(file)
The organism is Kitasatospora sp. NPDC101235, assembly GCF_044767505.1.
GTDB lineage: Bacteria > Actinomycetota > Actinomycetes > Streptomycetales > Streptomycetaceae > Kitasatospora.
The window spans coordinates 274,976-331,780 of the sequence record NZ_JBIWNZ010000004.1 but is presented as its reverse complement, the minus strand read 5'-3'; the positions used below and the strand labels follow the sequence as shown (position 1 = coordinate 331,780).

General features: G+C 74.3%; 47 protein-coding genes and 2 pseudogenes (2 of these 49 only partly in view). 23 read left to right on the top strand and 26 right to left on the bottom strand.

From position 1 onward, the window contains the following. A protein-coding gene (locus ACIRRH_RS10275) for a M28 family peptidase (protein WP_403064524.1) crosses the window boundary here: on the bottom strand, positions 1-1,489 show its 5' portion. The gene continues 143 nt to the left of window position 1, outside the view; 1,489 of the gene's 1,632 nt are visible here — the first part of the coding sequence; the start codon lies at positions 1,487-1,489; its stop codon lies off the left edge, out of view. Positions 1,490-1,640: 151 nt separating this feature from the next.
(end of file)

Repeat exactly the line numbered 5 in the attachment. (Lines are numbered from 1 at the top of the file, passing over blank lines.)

From position 1 onward, the window contains the following. A protein-coding gene (locus ACIRRH_RS10275) for a M28 family peptidase (protein WP_403064524.1) crosses the window boundary here: on the bottom strand, positions 1-1,489 show its 5' portion. The gene continues 143 nt to the left of window position 1, outside the view; 1,489 of the gene's 1,632 nt are visible here — the first part of the coding sequence; the start codon lies at positions 1,487-1,489; its stop codon lies off the left edge, out of view. Positions 1,490-1,640: 151 nt separating this feature from the next.